|Publication number||US5468655 A|
|Application number||US 08/332,311|
|Publication date||Nov 21, 1995|
|Filing date||Oct 31, 1994|
|Priority date||Oct 31, 1994|
|Publication number||08332311, 332311, US 5468655 A, US 5468655A, US-A-5468655, US5468655 A, US5468655A|
|Inventors||Stuart E. Greer|
|Original Assignee||Motorola, Inc.|
|Export Citation||BiBTeX, EndNote, RefMan|
|Patent Citations (8), Referenced by (141), Classifications (24), Legal Events (4)|
|External Links: USPTO, USPTO Assignment, Espacenet|
Related subject matter is disclosed in a pending U.S. patent application Ser. No. 08/236,320 by Stuart E. Greet entitled "Semiconductor Device Solder Bump Having Intrinsic Potential for Forming an Extended Eutectic Region and Method for Making and Using the Same," filed on May 2, 1994 and commonly assigned to assignee hereof.
1. Field of the Invention
The present invention generally relates to solder attachment of a semiconductor die, and more specifically to a temporary attachment for easy subsequent detachment.
2. Background of the Invention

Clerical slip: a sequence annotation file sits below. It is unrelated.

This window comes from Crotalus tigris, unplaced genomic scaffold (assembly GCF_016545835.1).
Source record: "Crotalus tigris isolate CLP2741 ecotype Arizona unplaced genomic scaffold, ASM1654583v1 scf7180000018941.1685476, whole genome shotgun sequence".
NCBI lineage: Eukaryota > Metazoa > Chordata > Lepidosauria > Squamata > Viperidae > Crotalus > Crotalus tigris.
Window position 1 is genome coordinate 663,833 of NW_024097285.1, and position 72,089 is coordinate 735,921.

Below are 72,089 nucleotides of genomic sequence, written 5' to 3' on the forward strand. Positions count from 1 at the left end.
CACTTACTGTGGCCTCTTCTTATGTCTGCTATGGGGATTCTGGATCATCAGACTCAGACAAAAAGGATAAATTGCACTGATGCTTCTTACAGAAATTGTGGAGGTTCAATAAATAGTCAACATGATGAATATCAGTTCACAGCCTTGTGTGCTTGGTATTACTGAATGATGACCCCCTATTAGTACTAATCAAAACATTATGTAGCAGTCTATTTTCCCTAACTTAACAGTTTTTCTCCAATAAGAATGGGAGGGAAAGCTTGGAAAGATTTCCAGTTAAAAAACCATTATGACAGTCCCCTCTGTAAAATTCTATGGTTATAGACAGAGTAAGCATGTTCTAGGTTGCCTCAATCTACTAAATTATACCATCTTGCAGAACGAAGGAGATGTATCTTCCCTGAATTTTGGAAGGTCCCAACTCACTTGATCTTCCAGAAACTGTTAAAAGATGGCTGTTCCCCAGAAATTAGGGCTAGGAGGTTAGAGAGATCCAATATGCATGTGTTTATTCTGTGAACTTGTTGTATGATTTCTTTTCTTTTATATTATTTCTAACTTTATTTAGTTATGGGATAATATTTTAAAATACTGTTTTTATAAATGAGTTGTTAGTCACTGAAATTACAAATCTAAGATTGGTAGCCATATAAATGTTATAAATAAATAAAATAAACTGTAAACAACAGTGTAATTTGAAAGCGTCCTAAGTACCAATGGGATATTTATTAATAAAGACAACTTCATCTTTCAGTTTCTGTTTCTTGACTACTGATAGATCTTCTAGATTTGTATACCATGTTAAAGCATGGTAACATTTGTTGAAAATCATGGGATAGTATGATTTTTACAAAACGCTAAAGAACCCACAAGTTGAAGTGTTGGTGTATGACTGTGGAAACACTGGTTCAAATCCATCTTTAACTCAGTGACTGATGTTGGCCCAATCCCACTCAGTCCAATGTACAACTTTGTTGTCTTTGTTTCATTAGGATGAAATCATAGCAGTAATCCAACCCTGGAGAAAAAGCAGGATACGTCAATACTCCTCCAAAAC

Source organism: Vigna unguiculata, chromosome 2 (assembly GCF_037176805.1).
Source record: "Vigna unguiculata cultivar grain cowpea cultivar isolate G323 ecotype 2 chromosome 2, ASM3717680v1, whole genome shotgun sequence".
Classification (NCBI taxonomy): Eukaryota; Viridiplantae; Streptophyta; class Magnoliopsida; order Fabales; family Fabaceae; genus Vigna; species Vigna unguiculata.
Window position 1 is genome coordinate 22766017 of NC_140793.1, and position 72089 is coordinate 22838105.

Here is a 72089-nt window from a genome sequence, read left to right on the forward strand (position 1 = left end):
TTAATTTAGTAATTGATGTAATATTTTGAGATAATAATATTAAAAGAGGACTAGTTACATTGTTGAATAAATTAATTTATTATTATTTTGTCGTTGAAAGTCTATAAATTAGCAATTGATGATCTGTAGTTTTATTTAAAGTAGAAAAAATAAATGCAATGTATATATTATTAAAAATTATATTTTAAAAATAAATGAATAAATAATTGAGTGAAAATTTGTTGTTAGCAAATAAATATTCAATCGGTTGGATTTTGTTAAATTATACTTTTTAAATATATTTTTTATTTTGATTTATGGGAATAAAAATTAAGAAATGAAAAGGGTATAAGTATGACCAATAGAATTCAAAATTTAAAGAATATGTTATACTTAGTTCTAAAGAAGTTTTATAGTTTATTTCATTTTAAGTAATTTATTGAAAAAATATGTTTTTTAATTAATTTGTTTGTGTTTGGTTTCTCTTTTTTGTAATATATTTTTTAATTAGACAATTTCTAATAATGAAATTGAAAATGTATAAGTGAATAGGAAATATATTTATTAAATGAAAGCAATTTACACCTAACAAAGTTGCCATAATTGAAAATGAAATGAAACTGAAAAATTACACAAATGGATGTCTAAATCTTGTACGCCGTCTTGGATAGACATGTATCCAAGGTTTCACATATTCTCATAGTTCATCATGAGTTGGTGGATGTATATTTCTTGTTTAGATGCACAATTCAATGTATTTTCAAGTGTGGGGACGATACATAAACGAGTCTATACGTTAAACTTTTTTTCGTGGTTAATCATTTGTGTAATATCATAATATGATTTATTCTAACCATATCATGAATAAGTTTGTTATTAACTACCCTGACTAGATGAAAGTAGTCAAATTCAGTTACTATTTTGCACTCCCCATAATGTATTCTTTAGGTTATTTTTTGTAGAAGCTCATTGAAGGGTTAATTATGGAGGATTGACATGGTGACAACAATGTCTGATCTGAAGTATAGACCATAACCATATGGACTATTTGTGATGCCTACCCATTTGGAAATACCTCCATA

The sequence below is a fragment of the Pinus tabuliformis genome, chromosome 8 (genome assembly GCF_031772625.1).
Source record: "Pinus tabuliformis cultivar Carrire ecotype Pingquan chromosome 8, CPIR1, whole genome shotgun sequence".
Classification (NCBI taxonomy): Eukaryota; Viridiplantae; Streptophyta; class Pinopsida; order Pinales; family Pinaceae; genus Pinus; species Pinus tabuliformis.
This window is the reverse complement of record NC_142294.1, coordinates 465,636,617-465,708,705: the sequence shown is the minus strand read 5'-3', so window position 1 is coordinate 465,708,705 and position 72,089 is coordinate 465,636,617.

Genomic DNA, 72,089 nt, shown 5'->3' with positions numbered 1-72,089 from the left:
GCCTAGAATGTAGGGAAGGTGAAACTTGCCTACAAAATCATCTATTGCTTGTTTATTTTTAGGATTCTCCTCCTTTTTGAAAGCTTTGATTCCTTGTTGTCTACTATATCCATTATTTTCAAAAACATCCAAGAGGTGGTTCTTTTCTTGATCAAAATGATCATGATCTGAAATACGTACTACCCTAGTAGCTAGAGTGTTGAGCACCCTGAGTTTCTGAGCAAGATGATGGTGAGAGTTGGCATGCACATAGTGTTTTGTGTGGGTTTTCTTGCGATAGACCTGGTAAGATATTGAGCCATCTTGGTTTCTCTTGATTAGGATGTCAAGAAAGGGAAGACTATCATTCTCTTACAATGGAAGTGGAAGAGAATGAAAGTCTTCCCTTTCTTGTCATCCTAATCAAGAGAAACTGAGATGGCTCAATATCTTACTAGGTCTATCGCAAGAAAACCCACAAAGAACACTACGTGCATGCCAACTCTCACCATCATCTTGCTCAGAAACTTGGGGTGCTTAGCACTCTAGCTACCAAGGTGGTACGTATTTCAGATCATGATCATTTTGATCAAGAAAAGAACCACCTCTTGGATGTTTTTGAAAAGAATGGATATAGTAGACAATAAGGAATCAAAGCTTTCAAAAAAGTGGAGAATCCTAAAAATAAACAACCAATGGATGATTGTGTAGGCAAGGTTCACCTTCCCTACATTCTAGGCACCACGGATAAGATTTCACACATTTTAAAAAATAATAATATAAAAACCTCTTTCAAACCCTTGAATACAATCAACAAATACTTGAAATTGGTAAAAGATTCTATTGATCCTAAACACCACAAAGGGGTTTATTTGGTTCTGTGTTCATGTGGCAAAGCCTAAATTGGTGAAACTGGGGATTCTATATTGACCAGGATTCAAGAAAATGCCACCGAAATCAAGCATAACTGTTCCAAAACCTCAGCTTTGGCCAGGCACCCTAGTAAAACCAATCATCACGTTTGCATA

Testing and burn-in of a controlled chip collapse connection (C4) semiconductor die produces a "known good die" (KGD) which is rapidly becoming a high demand item in the semiconductor industry for flip-chip and multichip module applications. For the purposes of test and burn-in of C4 dice, it is often necessary to temporarily attach the solder bumped dice to test substrate carriers. Because of the unique nature of the solder bumps, one must select an interconnection methodology that does not alter the bump structure during the test and burn-in evaluation. It is also important not to alter the nature of the C4 bumps on the semiconductor die after those test and burn-in evaluations because these bumps are then subsequently reflowed to permanently attach the KGD to the next level interconnect. An additional constraint on test and burn-in methods is the required easy separation of the C4 semiconductor die from the test substrate to avoid destroying the solder bumps on the die after the evaluations. This constraint precludes the use of permanent or semi-permanent links that result from high temperature metallurgical interconnection techniques. Moreover, the choice of interconnect metallurgies must be such that detrimental contaminants are not transferred to the bump from the substrate or become an integral part of the bump as a result of the attachment and detachment processes.